We can consider inflamm-aging as an example of hyper-function. While some functions are decreased, others are increased. Hyper-function is damaging. (In analogy, increased electric power, without an adaptor, would damage a laptop). Damaging hyper-functions can lead to loss of function and cellular exhaustion. And vice versa, loss of function may cause compensatory hyper-functions of another components.

Cellular senescence as a continuation of growth

Cellular senescence is a continuation of cellular growth, when actual growth is completed [73, 74]. In proliferating cells, cellular mass growth is balanced by cell division. Cells grow in size and then divide. When the cell cycle is blocked (e.g., p21 and p16), then growth-promoting pathways such as mTOR and MAPK drive conversion to senescence (geroconversion) [24, 74, 75]. During geroconversion, cells become hypertrophic and “fat”. Cellular functions increase: hyper-secretion and lysosomal hyper-function are manifested by SASP and beta-Gal staining. Hyper-activated growth-promoting pathways cause compensatory resistance to growth factors/insulin, permanent loss of re-proliferative potential [74]. Rapamycin, everolimus, pan-mTOR and MAPK inhibitors slows down geroconversion, maintaining reversible quiescence instead of senescence [73, 7688].

Geroconversion is a continuation of cellular growth [73, 74]. Similarly, aging is a continuation of developmental growth (see Figure 1 in ref. [89]). When the developmental program is completed, it becomes a quasi-program of aging. As discussed in detail, chronically activated nutrient-sensing and growth-promoting pathways drive age-related diseases, culminating in organismal death [24, 26].

Age-related diseases are quasi-programmed. Aging is a common cause of age-related diseases, a sum of all age-related diseases. They are diseases of hyper-function, secondary hypo-function and compensation reactions [25]; they are deadly manifestations of aging.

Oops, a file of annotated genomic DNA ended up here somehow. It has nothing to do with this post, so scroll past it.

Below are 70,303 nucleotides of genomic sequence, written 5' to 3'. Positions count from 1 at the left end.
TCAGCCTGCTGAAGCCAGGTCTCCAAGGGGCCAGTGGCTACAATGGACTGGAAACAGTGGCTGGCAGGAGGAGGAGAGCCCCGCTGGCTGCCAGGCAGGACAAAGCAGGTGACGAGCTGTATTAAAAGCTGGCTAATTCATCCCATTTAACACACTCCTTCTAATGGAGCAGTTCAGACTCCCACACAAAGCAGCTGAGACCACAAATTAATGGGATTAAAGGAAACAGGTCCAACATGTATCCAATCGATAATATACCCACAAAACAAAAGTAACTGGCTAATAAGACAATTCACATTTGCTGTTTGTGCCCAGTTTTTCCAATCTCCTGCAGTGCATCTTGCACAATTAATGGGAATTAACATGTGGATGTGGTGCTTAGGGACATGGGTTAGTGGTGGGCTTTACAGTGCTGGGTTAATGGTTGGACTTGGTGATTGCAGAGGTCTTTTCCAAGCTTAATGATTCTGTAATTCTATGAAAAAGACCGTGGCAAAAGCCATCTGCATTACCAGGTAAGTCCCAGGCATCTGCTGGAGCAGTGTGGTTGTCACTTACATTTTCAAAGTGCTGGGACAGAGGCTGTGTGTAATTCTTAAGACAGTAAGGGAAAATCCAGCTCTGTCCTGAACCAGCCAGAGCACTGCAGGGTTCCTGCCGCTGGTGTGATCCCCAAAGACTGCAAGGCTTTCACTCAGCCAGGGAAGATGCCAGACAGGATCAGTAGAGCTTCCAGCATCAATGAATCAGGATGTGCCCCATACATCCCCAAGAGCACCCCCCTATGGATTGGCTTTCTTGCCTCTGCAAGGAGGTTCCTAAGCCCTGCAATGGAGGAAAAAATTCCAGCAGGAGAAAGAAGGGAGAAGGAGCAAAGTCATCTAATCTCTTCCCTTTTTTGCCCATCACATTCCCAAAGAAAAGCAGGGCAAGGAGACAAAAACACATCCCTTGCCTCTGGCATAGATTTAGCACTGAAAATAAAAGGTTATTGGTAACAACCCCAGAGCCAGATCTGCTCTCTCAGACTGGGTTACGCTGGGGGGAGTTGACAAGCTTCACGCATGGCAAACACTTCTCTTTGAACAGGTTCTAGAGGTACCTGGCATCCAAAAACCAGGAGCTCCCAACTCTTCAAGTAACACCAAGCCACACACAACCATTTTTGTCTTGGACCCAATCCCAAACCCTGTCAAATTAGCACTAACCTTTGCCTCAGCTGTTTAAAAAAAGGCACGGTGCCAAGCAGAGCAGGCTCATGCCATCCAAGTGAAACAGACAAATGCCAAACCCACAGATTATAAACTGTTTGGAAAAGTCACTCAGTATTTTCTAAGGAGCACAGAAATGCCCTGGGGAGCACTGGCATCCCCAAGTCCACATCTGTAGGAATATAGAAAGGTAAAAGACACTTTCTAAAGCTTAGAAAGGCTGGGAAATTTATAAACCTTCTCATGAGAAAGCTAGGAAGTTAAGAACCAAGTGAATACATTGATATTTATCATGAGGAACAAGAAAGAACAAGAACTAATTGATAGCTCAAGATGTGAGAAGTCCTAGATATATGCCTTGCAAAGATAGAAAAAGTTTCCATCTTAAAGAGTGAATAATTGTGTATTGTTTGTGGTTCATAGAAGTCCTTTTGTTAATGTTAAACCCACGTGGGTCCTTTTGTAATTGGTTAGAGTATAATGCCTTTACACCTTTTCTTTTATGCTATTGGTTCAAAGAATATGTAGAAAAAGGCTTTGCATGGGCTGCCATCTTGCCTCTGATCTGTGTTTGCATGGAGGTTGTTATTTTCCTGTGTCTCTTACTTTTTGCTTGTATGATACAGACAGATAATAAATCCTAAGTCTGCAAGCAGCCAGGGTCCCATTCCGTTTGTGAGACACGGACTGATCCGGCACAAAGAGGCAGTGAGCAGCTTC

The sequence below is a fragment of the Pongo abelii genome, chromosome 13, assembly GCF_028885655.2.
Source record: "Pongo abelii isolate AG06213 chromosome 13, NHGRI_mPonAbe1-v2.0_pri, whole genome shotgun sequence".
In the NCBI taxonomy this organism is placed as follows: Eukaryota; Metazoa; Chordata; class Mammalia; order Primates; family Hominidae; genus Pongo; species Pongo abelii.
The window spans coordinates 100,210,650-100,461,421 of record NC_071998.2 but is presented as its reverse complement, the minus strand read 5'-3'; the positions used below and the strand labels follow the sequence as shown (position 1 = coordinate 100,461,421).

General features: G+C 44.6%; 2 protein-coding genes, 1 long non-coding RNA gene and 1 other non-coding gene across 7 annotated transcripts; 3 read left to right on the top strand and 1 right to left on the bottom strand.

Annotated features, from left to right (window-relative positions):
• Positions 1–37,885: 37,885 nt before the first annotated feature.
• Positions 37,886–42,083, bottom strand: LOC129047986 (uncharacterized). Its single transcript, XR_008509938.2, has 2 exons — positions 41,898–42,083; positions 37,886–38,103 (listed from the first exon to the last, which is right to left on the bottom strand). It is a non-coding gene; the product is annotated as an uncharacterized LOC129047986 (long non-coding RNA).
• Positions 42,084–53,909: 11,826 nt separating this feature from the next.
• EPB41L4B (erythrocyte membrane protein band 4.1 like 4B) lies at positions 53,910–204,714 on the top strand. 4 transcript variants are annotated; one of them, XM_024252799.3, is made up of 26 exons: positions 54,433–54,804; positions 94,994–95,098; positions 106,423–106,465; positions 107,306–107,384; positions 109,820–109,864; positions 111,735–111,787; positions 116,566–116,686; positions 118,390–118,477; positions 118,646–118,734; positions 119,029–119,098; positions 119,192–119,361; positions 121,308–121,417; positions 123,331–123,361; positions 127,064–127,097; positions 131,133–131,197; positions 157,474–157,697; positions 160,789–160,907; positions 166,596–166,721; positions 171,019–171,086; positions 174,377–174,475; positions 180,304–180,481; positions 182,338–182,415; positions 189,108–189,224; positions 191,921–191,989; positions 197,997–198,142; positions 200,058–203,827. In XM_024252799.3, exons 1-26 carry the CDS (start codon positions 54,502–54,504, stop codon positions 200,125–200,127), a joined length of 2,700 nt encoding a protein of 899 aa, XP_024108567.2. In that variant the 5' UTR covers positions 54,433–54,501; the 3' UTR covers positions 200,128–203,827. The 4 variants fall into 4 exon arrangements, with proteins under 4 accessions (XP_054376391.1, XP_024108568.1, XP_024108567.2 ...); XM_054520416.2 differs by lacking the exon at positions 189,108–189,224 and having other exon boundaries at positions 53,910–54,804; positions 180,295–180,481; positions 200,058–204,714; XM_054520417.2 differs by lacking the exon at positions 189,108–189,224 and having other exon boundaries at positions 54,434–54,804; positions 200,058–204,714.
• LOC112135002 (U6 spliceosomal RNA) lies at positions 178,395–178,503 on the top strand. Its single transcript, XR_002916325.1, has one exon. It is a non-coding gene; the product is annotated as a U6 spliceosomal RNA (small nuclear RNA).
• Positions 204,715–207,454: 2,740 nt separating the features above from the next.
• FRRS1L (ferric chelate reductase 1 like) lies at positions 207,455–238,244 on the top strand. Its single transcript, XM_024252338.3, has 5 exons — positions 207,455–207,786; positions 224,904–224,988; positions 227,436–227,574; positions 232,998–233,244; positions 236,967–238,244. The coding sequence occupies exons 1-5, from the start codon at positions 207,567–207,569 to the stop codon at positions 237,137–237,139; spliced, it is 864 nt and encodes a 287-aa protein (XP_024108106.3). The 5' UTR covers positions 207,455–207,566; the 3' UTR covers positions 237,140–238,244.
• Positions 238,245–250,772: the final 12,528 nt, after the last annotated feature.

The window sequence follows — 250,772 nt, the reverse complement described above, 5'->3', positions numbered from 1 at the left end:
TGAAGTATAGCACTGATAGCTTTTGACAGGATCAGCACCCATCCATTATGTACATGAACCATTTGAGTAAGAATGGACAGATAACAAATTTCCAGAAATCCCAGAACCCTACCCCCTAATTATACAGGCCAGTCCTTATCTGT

From activation of cellular functions to systemic hyperfunctions, from diseases to organ damage and death, hyperfunction theory of quasi-programmed aging describes the sequence of events [26]. And as discussed in 2006, suppression of aging by gero-suppressants, such as rapamycin, will prevent and treat all age-related diseases [24]. This point of view is becoming widely accepted and, in recent literature, quasi-programmed model of diseases (2006) is called “geroscience hypothesis” [2, 90].

Figuratively, rapamycin rejuvenates immunity [91].

If aging were functional decline due to accumulation of molecular damage, then it would be near to impossible to restore functions and rejuvenate the immune system. In contrast, if functional decline is secondary to hyperfunctions (see Figure 2 in ref. [89]), these hyperfunctions can be suppressed pharmacologically to restore lost functions. Typical drugs are inhibitors of their targets, rather than activators, so they decrease functions of their targets. By decreasing hyper-functions, which otherwise lead to secondary loss of functions, rapamycin may restore “lost” functions (Figure 4).